The next day, I examine the black canvas. I hate it more than anything, but it’s not done. I smear more ink onto it, until that ink pools on the easel, drips off the edge, and stains the stones of my cell. I can’t accept it. The truth it reveals about me is ugly.
I smear ink on that one canvas for months. One day, I know I’m done and start a new one.
I blacken eighteen more canvasses. They linger in my cell. Somehow I can’t destroy them. Abbot Hasuo doesn’t force the issue, says destruction is inevitable, but can wait. I hate how his words echo the Void’s. I ask him to destroy them for me. He laughs. It’s not his place.
I paint the twentieth canvas while surrounded by the first nineteen, but even after a month when I set aside the brush, one tiny white speck in the upper left corner teases my eye. I loathe that dot. It looks despondent, rather than valiant, against that surrounding darkness.
A scream tears my throat and I slam the canvas into the stone wall. I break the brush. Smash the inkpot. Tear my hair and robes. Punch through the wall, liquefying every bone in my arm. Sister Murasaki regards me through the hole with mixed shock and awe. Other monks pour into my cell, looking as though they expect an attack. I’m tearing chunks from my own hair, skin, robes. Chewing my own tongue. Abbot Hasuo arrives after the first responders and sends them away. When I calm, he rests my head on his lap.
“Is she okay?” Sister Murasaki asks through the hole.
“No,” the Abbot replies. “But don’t fear her. Sister Eimi’s only a harm to herself.”
I cry. I want to call him a liar. A long list of names suggest the harm I do to others. Better that I disappear, I think, but though it’d be a moment’s work to call to the Void and let it take me, I don’t.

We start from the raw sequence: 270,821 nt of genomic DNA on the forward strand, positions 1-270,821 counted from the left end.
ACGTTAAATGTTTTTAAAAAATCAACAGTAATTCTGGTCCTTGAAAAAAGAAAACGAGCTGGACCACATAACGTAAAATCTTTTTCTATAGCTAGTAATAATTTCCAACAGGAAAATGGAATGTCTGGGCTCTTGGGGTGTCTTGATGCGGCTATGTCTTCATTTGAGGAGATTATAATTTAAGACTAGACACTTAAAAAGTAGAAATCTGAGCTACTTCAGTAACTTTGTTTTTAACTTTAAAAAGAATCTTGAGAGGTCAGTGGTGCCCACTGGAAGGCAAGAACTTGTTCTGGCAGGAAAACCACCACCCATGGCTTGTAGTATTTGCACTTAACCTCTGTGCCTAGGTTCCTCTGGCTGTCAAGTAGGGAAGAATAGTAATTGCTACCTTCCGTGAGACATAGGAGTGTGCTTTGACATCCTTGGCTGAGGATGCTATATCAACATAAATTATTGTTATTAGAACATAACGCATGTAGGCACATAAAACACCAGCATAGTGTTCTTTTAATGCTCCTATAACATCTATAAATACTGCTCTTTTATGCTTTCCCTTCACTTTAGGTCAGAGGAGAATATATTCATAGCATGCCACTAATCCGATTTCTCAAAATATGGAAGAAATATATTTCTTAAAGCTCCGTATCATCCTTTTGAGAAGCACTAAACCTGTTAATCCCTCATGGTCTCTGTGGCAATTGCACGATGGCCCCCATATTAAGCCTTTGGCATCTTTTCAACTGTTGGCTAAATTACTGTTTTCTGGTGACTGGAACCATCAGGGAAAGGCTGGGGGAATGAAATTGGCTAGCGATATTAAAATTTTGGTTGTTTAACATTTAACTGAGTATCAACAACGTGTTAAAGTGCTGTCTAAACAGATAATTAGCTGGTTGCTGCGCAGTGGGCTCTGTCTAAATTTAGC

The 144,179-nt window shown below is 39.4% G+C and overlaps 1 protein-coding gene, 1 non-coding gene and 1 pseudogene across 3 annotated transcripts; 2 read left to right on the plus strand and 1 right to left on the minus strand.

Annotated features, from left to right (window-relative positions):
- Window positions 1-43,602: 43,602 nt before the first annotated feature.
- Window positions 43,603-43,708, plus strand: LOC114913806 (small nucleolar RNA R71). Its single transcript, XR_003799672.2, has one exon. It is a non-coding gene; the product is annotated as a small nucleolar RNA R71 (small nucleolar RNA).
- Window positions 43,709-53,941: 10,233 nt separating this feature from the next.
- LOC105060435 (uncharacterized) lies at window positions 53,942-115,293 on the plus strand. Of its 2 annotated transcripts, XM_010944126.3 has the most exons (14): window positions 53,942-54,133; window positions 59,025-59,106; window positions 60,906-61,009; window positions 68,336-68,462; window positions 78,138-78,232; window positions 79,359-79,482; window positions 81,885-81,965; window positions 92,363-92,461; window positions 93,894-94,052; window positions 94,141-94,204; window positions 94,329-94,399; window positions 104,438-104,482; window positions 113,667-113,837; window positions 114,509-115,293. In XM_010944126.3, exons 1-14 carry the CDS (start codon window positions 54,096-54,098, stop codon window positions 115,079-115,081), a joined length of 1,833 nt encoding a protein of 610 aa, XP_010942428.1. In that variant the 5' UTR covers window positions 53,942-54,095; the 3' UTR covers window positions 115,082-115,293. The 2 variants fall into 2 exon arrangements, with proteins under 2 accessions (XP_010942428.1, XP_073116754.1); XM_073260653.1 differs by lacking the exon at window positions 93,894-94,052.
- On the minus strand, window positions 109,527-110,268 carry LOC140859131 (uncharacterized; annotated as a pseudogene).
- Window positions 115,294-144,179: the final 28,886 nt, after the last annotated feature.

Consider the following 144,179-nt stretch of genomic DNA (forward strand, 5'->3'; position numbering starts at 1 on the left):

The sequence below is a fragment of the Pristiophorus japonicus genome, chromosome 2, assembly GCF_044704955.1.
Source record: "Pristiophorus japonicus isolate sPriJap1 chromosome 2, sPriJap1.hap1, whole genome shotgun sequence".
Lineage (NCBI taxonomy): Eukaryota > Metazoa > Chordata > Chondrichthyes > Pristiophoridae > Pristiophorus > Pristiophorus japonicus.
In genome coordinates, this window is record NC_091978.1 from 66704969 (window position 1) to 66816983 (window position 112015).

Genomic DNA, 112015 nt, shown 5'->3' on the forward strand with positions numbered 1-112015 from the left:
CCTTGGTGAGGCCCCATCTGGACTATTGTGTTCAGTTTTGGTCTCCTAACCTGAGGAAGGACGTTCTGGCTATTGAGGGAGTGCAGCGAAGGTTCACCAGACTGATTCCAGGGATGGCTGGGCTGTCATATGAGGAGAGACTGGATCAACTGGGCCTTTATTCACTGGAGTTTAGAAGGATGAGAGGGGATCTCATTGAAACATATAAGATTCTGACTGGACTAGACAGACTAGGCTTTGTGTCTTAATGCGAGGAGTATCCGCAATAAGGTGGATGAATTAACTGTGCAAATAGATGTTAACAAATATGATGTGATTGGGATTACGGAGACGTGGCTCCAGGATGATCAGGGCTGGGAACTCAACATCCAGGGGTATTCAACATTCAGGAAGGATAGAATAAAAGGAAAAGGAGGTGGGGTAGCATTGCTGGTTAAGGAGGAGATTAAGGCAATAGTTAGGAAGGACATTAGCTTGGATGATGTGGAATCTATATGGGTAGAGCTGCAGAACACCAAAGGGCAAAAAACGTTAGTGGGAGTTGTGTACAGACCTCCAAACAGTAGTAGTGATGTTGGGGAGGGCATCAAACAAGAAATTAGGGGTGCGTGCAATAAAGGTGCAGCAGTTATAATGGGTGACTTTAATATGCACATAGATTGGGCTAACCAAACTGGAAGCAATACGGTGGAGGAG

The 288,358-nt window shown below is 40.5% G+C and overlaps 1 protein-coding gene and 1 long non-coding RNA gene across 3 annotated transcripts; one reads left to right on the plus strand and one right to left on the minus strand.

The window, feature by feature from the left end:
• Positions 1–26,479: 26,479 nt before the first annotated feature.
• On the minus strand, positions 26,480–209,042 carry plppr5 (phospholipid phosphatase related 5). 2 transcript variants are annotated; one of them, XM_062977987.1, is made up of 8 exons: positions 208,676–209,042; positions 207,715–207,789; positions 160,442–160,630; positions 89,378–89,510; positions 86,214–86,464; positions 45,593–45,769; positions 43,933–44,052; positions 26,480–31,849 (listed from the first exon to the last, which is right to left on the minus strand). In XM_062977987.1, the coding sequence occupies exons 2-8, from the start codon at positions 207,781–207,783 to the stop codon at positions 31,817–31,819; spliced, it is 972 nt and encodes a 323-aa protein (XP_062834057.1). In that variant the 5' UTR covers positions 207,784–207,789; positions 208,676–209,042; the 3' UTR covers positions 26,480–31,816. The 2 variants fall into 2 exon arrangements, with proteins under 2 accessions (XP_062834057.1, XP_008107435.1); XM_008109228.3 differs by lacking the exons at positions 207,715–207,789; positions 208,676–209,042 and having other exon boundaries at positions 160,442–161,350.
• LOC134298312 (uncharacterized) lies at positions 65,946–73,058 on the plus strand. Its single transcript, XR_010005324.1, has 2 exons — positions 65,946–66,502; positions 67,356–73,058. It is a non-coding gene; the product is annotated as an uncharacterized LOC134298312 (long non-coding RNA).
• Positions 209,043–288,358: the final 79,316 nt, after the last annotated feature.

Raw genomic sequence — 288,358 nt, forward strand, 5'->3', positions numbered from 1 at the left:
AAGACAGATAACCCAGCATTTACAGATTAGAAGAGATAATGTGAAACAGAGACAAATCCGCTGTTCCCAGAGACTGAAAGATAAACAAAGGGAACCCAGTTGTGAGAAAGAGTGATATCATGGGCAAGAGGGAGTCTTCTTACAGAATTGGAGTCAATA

When I recover, the Abbot doesn’t scold. He just says, “Fix the hole. Make new tools. Start again. Do it all by hand.”
I finish repairs, make new tools, start again. It’s either that or be turned out of the Monastery, and I’m not ready to face another Shadow again, much less Amber or Chaos, where my daily decisions so often rape my morality.
I complete ninety-eight more bleak canvasses. Mostly black, but with one or two or a dozen white specks. I have a score more fits in that time, though none so bad that I punch through walls or liquefy arms.
The hundred and nineteenth canvas is a normal nighttime scene. A sunburst of relief blooms in my chest. The worst has passed. My subject matter brightens, and with it, my clarity of thought and my emotional range. Soon I’m tending a tiny peach tree bonsai in my art time as well.
“I think you’ve fixed yourself,” Abbot Hasuo says one day. “You may stay as long as you desire, but I sense that was never your purpose.”
“But what if I fail again?”
“Would it be better not to try?” he asks.
I return to my cell and pry up one of the mortared stones. My trumps are there, undamaged.
The next day, I’m in Castle Amber. Only twenty years have passed there.
The tests will start again soon. I pray I’ve prepared enough for them.